Of all the mistakes you could make in a local SEO campaign, these are likely the worst. If you catch yourself making one, take corrective action as soon as possible to mitigate the potential negative consequences. Do take solace in knowing that the vast majority of SEO blunders can be made up for in time—just commit yourself to adhering to best practices, and make sure it doesn’t happen again.

  9. How to Find New Targets for Long Tail Keywords

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    articleimage1034 How to Find New Targets for Long Tail Keywords

    Traditional keywords are remnants of an obsolete strategy. In older days of SEO, it was possible to pick out a handful of short keywords and keyword phrases, stuff them into as much content and as many links as you could, and eventually rank for them. This is because Google’s algorithms once favored quantity as much as quality, and compared user queries to existing web content in one-to-one comparisons.

    Today, Google uses a system of semantic search, which means it analyzes the intent behind a user query, then searches the web for potential answers. Combined with the fact that SEO is a much more competitive space for short keywords, long-tail keyword phrases are the best way to go when writing content and building an SEO campaign. Unfortunately, it’s hard to come up with new long-tail keyword ideas that attract significant traffic.

    There are many strategies you can use to overcome this and generate dozens of new ideas in relatively short order.

    Run Experimental Searches

    articleimage1034 Run Experimental Searches

    Google likes to be helpful to searchers, and it does this by attempting to better understand them. Using information it’s aggregated from millions of searches, Google offers a convenient “related searches” section at the bottom of each SERP. For the searcher, this prompts a series of related and further elaborating searches, but for the search marketer, this is offers some key insights. For example, if you search for one of your own products, you can look at the “related searches” to see what else your customers typically search for—and these are typically presented in the form of long-tail keyword phrases.

    UberSuggest is a great tool for harnessing this power. It extracts information from Google’s auto-suggest feature, giving you hundreds or even thousands of different long-tail keyword ideas based on a single initial keyword entry. Take your pick.

    See What’s Popular on Your Site

    articleimage1034 See What’s Popular on Your Site

    Another great strategy to find new keyword ideas is to take a look at what’s worked so far on your current site. This assumes, of course, that you’ve already written and syndicated some great content. Head over to Google Analytics and take a look at some of the most popular pages and blog posts of your site. Do the same thing with your social profiles. Are there any themes that people really seem to respond to? Are there any new ways you could present these themes?

    You can also figure out how people are finding you using Webmaster Tools. Under the “Search Traffic” tab on the left-hand side, select “Search Queries.” Here, you’ll find a list of keywords for which you’re currently ranking on the first page. If you reset the parameters to include a much longer list of keywords, you’ll also find keywords and phrases for which you are on page two or three—these keywords are a prime opportunity for rank building.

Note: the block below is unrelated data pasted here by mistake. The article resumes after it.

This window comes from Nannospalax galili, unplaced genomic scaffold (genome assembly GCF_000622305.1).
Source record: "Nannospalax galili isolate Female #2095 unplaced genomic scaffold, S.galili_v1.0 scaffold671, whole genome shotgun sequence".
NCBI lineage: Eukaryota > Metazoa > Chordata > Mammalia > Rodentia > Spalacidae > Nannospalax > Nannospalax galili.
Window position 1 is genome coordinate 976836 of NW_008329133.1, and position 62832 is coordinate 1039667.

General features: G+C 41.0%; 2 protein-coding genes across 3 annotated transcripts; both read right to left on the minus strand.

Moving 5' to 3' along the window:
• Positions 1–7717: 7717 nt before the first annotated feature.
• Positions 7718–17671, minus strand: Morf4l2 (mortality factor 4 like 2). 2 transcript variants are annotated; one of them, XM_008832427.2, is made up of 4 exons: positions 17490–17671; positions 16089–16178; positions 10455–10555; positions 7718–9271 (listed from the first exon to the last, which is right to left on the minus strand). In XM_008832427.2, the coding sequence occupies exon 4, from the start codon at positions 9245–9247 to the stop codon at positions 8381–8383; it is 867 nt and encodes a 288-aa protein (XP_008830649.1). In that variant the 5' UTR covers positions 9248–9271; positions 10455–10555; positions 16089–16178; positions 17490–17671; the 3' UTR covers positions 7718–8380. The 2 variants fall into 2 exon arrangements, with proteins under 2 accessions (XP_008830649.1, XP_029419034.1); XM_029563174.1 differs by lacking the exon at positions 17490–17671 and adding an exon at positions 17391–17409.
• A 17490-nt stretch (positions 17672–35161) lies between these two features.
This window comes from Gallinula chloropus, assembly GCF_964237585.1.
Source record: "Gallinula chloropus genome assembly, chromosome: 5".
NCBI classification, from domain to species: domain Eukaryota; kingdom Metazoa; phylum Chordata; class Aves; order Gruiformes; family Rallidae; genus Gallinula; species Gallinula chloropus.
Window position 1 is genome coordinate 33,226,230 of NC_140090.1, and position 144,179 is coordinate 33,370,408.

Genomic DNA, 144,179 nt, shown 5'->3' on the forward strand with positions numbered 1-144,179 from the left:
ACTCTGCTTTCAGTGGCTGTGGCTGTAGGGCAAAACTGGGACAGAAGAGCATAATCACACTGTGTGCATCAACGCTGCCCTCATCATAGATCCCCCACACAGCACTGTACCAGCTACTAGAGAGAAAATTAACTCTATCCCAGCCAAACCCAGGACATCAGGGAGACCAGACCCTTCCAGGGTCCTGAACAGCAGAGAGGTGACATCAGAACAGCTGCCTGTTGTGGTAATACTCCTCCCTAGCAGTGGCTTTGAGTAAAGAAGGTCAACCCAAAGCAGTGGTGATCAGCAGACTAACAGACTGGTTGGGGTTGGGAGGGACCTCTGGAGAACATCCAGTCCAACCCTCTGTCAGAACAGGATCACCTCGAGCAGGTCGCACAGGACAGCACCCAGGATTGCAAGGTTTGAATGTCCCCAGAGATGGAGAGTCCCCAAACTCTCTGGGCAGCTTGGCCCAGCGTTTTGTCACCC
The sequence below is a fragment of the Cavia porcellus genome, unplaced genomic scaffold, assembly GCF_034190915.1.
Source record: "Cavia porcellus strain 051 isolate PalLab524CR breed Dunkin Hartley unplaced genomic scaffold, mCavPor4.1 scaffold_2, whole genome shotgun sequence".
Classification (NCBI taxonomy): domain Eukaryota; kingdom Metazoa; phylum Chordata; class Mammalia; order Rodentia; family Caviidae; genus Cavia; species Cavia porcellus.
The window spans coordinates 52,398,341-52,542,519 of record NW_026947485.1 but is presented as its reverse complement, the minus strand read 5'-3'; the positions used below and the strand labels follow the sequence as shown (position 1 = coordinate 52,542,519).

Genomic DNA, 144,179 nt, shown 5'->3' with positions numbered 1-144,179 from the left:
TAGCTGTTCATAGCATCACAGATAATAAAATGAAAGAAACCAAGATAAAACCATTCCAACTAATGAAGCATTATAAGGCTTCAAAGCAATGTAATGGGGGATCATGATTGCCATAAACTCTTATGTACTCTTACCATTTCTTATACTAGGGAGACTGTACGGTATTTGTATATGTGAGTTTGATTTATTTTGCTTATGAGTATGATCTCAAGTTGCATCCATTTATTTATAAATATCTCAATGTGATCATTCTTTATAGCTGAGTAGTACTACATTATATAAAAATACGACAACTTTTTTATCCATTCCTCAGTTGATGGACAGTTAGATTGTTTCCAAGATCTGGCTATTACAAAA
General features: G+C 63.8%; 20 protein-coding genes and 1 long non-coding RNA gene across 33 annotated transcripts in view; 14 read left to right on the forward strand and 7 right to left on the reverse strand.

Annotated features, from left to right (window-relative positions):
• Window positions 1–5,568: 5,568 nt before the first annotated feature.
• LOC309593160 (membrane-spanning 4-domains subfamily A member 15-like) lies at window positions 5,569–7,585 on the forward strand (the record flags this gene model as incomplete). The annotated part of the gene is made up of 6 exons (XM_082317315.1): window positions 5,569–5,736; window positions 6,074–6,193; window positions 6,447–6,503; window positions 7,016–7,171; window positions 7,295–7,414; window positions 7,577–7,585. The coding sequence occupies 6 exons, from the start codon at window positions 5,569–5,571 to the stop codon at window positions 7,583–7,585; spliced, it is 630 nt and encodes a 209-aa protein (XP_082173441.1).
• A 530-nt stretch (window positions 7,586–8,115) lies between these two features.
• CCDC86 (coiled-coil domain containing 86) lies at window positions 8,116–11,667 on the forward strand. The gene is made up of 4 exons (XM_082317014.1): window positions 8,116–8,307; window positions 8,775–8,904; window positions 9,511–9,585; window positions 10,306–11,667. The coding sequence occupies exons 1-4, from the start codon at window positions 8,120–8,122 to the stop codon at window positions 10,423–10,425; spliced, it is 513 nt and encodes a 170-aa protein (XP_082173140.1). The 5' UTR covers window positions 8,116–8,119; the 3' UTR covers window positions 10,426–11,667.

Check Out the Competition

    articleimage1034 Check Out the Competition

    Similarly, you can look at your closest competition for inspiration in coming up with new topics and long-tail keyword phrases. See what types of articles they’re posting on their blogs and which ones seem to be the most popular among their target audience. Do they answer a specific type of question? Think about how you can answer this question in a new way, or how you can answer a similar question. Remember, it’s a bad idea to copy anything your competitors have already done, but there’s nothing wrong with using their content as a jumping-off point for your own.

    Google Trends and Social Listening Software

    Google Trends is a handy tool to see what people are searching for and how those search patterns have changed. This is especially useful if your company offers a niche product line—here, you’ll be able to tell which keywords have risen and fallen in popularity, along with other related keywords which may have defied the norm. Use this in conjunction with social listening software, which will be able to tell you what types of topics are currently trending on blogs and social media. Use these bits of information to come up with topics that belong to your niche but also relate to current trends.

    Browse Boards and Forums

    Oftentimes, the best long-tail keyword phrases are common user questions that need answered. It’s easy to write posts around these topics, and they tend to get a lot of traffic. The problem usually lies in trying to figure out what types of questions your customers have. By browsing blogs and forums, you’ll have a direct route to these questions being asked in real time. Look for threads pertaining to questions you know how to answer and take action—you can even use these threads as link building opportunities in the short term.

    Talk to Your Followers

    articleimage1034 Talk to Your Followers